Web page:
Vodka: History and Production
Discover Vodka's intriguing history, production techniques, modern innovations like charcoal distillation, and creative vodka cocktail recipes.
Estimated Reading Time: 6 Minutes
The History of Vodka
The first distilled spirits date back to the eighth century when alchemist Geber invented the alembic still to capture alcoholic vapors from wine. The resulting alcohol was primarily used to produce perfumes. By the twelfth century, medieval alchemists were distilling grape wines in the monasteries of Italy.
It is unclear how the knowledge of distillation traveled to Moscow, but by 1430, the monk Isidore created a recipe for the first Russian vodka. This ‘bread wines’ or ‘Polugar’ vodka was distilled in copper pot stills, a practice outlawed by the Tsar in 1895.
In the 18th century, Russian chemist Theodore Lowitz invented charcoal filtration to remove impurities from the final spirit, making it more hygienic.
The Russian aristocracy monopolized vodka production, leading to social unrest and political implications. This was a major factor in the Bolshevik revolution of 1917, which forced leading distillers, such as Vladimir Smirnov, to abandon production and flee across the Atlantic, helping introduce vodka to the Western world.
The Polish word ‘wódka’ can be traced back to 1405, referring to alcohol-based medicines and cosmetics derived from frozen wine. In the 16th century, Polish families produced their vodka at home, flavoring it with fruit and herbs to mask the rough alcohol taste. This tradition of using natural flavorings still characterizes Polish vodka production today.
Polish vodka is traditionally made from rye, but potato is also a common raw material. The cultivation of potatoes in Poland began after a royal exchange in the early 19th century when the Austrian Emperor gifted the Polish King the exotic item from the Americas. Potato vodkas are usually more creamy, sweet, and full-bodied than grain vodkas and are supposedly gluten-free.
Today, over 130 distilleries produce 320 million liters of vodka annually using 420,000 tons of grains and 80,000 tons of potatoes.
Fun Fact: Before World War II, vodka consumption stayed within its countries of origin. However, in 1941 the creation of the Moscow Mule cocktail in the US, reportedly the invention of restaurant owner John G. Martin, revolutionized vodka's popularity in the West and helped launch a cocktail revolution that would sweep America.
- Vodka can technically be made from anything with a sugar or starch content.
- Most are produced from either grain, potato, sugar cane, corn, or fruits, as in the case of Cîroc, grapes.
- Unlike traditional pot distillation, continuous column distillation has a better chance of meeting vodka production’s legal requirements while producing at a large scale effectively and cost-efficiently.
- Requirements for high distillation strength are 95% ABV or above in the United States and 96% ABV or above in the EU, and purity is a maximum methanol level of 10g/100L pure vodka in the EU.
- A Coffrey still with two columns may meet basic requirements, but it is more common to use multiple-column setups (up to five columns), mainly when producing neutral-style vodkas.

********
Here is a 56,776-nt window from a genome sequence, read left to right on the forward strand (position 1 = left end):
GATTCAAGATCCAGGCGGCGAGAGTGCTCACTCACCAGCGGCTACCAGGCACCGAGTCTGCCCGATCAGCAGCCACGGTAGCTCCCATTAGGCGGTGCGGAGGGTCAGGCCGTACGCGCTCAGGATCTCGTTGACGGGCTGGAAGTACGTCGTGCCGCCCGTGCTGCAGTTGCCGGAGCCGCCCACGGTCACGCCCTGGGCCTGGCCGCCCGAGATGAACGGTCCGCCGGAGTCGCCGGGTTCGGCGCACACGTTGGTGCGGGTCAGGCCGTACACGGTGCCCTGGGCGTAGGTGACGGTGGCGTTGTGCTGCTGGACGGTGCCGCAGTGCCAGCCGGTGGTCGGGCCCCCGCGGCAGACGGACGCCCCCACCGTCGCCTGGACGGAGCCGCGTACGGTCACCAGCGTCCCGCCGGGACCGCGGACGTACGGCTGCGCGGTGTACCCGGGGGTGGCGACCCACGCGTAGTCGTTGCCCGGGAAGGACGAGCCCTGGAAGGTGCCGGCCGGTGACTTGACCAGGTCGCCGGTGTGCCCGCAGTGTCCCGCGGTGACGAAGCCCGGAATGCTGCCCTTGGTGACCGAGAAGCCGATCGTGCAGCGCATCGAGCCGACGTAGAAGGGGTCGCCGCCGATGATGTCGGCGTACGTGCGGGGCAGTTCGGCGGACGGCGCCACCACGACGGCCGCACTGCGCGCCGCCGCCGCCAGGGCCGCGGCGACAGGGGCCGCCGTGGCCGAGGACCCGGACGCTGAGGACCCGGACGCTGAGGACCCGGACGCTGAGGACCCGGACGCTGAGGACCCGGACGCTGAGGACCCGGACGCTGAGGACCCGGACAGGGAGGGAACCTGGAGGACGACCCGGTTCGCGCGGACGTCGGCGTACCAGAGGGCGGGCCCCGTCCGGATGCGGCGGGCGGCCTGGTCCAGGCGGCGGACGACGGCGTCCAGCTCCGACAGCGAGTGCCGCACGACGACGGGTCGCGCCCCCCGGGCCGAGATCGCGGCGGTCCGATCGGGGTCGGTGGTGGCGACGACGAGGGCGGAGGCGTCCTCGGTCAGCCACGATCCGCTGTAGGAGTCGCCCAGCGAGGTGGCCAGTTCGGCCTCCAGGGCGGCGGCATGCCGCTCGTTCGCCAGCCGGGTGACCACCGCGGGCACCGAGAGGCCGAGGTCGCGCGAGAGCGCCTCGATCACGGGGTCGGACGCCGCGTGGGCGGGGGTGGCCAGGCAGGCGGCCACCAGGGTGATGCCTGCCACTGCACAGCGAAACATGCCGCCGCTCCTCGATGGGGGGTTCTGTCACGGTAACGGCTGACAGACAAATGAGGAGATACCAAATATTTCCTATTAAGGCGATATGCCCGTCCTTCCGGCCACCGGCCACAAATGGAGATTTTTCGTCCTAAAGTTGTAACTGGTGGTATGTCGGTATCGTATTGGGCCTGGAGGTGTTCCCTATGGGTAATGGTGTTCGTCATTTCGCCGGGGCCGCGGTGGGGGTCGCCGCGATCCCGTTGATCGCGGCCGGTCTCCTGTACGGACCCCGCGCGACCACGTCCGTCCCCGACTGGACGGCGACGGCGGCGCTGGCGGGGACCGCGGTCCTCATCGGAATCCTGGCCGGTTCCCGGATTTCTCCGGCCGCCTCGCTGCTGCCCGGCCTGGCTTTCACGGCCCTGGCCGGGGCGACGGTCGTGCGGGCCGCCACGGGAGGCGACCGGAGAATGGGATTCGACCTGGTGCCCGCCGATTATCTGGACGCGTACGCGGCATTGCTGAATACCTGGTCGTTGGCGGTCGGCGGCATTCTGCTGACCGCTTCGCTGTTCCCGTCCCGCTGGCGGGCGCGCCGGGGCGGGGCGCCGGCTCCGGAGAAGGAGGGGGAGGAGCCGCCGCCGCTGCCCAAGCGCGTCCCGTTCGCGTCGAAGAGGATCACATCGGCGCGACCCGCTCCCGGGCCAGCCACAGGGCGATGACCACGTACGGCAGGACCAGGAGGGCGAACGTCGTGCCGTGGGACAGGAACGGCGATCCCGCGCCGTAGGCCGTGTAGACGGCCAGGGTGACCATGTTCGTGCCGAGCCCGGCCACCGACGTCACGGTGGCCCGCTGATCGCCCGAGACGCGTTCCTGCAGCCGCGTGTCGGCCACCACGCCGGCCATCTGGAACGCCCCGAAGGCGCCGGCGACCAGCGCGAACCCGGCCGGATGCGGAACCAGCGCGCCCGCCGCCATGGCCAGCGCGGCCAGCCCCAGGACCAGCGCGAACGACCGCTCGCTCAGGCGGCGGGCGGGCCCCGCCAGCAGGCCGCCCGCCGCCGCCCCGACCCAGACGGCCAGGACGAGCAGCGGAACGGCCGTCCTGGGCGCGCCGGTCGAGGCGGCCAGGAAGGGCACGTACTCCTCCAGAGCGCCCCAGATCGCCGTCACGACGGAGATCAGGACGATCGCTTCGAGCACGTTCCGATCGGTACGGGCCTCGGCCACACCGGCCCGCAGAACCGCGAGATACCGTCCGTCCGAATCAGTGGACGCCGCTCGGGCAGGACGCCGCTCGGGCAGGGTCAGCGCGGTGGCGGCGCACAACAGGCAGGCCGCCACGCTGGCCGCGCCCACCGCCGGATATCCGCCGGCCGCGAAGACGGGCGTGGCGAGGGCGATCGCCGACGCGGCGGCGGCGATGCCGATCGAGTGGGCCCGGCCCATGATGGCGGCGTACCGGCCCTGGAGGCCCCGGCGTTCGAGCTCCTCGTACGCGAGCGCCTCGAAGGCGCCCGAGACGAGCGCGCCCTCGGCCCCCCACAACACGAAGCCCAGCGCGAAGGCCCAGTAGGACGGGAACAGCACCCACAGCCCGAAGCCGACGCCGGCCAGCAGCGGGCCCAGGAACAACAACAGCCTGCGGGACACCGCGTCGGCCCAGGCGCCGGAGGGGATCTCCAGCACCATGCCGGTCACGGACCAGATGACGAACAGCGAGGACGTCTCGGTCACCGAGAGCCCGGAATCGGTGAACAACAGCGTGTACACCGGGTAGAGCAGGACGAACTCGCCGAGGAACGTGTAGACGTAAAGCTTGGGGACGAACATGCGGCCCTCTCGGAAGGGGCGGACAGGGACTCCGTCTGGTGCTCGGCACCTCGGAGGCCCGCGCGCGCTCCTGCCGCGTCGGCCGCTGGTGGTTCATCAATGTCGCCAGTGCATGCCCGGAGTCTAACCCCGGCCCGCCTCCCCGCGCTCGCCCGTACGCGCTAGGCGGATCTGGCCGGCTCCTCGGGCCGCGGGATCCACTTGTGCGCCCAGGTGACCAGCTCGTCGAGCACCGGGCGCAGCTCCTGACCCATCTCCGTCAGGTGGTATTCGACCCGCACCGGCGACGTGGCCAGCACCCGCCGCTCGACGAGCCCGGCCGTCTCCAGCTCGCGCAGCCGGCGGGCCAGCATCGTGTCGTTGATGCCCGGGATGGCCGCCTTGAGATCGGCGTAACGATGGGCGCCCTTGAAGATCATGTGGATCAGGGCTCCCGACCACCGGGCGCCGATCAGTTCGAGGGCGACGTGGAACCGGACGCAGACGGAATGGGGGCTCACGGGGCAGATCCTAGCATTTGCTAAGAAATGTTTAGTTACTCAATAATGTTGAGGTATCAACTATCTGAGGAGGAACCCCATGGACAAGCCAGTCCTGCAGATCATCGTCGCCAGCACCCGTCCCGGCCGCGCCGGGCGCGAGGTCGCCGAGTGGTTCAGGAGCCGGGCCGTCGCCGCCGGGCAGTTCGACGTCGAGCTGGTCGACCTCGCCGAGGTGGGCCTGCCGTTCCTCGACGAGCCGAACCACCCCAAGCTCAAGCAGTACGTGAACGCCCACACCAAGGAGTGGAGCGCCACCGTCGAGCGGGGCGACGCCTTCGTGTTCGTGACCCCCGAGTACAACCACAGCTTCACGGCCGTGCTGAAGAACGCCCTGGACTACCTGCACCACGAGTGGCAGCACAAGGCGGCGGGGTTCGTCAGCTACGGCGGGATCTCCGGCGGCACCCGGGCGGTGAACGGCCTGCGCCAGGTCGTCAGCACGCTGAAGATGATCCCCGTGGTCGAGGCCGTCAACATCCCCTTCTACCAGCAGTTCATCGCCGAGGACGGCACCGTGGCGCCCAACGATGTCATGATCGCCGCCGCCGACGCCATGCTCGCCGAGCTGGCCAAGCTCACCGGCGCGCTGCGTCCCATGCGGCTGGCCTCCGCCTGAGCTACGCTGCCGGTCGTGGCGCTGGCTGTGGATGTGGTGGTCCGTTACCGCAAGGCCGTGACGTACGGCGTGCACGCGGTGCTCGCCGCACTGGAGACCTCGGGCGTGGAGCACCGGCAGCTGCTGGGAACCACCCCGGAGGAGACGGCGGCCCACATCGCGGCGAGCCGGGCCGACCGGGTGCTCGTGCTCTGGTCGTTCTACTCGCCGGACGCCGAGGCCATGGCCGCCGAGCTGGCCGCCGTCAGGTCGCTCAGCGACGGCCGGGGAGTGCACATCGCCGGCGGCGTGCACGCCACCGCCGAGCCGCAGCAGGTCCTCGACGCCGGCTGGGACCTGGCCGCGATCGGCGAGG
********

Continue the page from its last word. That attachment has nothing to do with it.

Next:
- Additional columns are utilized to remove fusel oils and methanol, such as a hydro-selector and demethyliser.
Continuous Column Distillation
- A column still, as the name suggests, can be composed of a single column or a series of interconnecting straight columns.
- In a single-column setup, the fermented wash (known as feedstock) is fed into the column at about the halfway point.
- The wash travels down the plates of the column due to gravity and eventually meets the rising steam from the bottom.
- Ethanol and other volatile components evaporate and rise, while most of the steam condenses to water and flows back down the column.
- Different elements of the vapors condense on each plate according to their boiling points, gradually separating the heavier compounds towards the bottom plates and the lighter ethanol and methanol towards the top of the column.
- Higher purity is achieved with more plates, and the process is continuous only if the flowing feedstock, steam, and extraction are constant and equal.
Styles of Vodka
- Neutral- Multiple-column still distillation and optional charcoal filtration produce an exceptionally smooth, light flavor profile. This neutral style is popular worldwide, with Smirnoff being the best-known example.
- Characterful- More subtle than other spirit categories, this type of vodka's distinctive qualities stems from the production methods, the ageing process, or the specific ingredients, for example:
- Wheat- creates a subtle, biscuity spirit with a hint of aniseed.
- Rye- favored in Poland, gives the spirit a zesty, spicy cereal and bread flavor.
- Barley-based vodka is light, clean, and crisp.
- Potatoes gave a denser, creamier textured vodka with slight vegetable notes.
- Flavored Vodka– Vodkas can be flavored with spices, fruits, and botanicals using various techniques. The producer can extract natural flavors using maceration, distillation, and percolation or add nature-identical flavors using cold compounding.
Myth Buster: "Vodka is tasteless and odorless."
While vodka is known for its neutral flavor and aroma, it is not entirely tasteless or odorless. High-quality vodkas can have subtle hints of sweetness, creaminess, or even a slight peppery note, depending on the raw materials and production methods.
Find the optimum ways to serve vodka, whether neat, on the rocks or expertly blended into innovative cocktails in our recipes section.
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